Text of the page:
28% Say Libya Important To U.S. National Security, 42% Disagree
While the Obama administration presses on with the military mission in Libya, few voters view the North African country as important to America’s own security.
A new Rasmussen Reports national telephone survey finds that just 28% of Likely U.S. Voters think Libya is a vital national security interest for the United States these days. Forty-two percent (42%) disagree and say Libya is not important to U.S. national security, while a sizable 29% are not sure. (To see survey question wording, click here.)
A plurality (45%) also thinks the United States should not get involved in conflicts like Libya for humanitarian reasons when the situation does not directly threaten this country. But 35% feel the United States should get involved in conflicts for humanitarian reasons even when there is no direct national security interest at stake. Twenty percent (20%) are undecided.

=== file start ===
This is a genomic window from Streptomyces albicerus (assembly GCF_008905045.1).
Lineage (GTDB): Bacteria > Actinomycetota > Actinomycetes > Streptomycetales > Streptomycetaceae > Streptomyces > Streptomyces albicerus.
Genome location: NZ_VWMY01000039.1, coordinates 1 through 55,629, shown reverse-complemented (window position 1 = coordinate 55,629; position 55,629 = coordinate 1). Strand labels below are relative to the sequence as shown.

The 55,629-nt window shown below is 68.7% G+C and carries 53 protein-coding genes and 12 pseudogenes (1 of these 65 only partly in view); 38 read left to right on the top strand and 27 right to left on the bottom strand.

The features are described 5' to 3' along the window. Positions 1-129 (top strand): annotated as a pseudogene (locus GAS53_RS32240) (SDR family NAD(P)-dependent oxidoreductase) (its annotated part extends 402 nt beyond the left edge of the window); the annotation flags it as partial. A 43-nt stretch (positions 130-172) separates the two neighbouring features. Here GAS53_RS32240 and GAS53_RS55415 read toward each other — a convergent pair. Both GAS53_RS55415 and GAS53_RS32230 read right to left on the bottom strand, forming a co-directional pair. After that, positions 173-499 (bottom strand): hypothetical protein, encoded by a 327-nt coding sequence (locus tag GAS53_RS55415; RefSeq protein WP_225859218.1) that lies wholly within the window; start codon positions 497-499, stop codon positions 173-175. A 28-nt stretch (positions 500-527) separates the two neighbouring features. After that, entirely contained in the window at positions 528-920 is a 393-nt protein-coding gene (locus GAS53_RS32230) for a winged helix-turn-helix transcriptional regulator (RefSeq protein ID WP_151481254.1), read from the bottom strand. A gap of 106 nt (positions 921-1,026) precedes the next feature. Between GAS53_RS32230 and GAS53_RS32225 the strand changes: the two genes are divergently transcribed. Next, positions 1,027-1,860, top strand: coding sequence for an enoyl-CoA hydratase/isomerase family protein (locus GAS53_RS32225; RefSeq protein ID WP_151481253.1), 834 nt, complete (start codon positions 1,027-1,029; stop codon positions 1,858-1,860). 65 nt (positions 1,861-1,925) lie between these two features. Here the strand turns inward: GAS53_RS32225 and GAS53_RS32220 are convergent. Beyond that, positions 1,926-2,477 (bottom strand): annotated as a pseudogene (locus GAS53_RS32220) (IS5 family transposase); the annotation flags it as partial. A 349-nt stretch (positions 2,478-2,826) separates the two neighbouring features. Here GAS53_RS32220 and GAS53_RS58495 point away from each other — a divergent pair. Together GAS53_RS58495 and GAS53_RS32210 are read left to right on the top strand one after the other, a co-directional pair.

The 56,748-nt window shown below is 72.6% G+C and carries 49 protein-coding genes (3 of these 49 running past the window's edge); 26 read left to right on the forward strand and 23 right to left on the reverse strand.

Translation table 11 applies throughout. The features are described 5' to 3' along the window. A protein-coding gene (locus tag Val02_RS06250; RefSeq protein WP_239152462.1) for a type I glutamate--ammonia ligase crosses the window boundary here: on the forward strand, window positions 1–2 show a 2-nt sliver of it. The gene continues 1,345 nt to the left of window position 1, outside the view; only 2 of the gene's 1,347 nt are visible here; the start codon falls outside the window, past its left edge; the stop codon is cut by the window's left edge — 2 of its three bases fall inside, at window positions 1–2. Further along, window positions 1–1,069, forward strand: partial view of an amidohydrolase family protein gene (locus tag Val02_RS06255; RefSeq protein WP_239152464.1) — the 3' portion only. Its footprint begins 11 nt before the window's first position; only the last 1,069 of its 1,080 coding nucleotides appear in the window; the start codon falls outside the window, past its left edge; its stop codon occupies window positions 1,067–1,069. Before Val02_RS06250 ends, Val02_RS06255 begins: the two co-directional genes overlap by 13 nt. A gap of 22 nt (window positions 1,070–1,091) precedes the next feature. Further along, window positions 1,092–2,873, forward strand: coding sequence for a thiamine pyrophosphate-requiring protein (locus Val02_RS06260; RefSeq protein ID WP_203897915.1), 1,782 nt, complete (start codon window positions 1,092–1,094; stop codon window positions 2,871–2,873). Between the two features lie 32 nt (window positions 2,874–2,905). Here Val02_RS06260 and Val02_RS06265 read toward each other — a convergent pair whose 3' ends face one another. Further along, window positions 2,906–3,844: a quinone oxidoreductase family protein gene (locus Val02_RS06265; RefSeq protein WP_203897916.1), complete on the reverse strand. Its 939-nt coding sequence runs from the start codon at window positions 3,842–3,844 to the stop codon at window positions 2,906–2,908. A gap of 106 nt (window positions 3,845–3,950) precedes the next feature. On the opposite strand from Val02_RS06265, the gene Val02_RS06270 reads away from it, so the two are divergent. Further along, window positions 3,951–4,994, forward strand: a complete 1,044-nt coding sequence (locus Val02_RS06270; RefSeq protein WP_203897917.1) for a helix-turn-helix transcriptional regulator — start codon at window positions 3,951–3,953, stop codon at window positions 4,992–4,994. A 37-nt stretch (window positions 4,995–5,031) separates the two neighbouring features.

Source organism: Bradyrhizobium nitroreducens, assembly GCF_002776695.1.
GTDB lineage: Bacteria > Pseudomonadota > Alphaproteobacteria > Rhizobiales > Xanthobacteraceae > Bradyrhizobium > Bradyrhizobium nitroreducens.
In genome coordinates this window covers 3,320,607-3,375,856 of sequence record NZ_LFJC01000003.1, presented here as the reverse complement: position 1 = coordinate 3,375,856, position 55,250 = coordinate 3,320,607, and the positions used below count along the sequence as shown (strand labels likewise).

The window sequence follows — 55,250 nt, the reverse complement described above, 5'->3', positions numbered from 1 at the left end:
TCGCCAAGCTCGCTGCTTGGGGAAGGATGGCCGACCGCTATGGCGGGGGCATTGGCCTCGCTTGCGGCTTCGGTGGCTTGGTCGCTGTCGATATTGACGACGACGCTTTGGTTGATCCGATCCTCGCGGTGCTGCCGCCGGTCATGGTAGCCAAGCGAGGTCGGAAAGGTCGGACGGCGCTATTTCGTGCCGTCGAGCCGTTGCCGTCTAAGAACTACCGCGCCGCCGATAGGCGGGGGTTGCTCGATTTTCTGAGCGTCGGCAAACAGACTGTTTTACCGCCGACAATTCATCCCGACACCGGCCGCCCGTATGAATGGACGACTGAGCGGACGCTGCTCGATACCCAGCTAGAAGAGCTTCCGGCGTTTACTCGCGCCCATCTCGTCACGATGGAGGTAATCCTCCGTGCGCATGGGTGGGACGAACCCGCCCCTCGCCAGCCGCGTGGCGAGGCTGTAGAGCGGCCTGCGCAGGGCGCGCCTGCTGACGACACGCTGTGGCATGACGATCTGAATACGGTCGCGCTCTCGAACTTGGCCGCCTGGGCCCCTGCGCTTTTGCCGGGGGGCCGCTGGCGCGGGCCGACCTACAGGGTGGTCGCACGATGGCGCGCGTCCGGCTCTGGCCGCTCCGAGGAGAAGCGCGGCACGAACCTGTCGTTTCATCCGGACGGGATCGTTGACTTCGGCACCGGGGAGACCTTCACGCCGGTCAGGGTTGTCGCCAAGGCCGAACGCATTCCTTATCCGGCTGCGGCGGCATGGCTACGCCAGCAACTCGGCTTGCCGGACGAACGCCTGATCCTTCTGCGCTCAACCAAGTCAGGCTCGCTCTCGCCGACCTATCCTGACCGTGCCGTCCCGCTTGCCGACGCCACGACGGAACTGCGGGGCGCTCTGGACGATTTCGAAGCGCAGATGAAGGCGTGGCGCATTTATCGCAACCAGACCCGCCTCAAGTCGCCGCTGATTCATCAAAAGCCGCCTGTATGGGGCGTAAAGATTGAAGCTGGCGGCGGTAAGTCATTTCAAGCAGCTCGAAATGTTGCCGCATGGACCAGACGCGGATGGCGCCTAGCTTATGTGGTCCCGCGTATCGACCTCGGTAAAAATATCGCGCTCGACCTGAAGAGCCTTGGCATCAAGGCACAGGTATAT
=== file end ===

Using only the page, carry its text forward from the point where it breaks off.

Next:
Forty-five percent (45%) of Likely Voters support President Obama’s decision to use the U.S. military to help rebels in Libya, but slightly more (47%) think the president should have gotten Congress’ approval first.
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The survey of 1,000 Likely Voters was conducted on March 22-23, 2011 by Rasmussen Reports. The margin of sampling error is +/- 3 percentage points with a 95% level of confidence. Field work for all Rasmussen Reports surveys is conducted by Pulse Opinion Research, LLC. See methodology.
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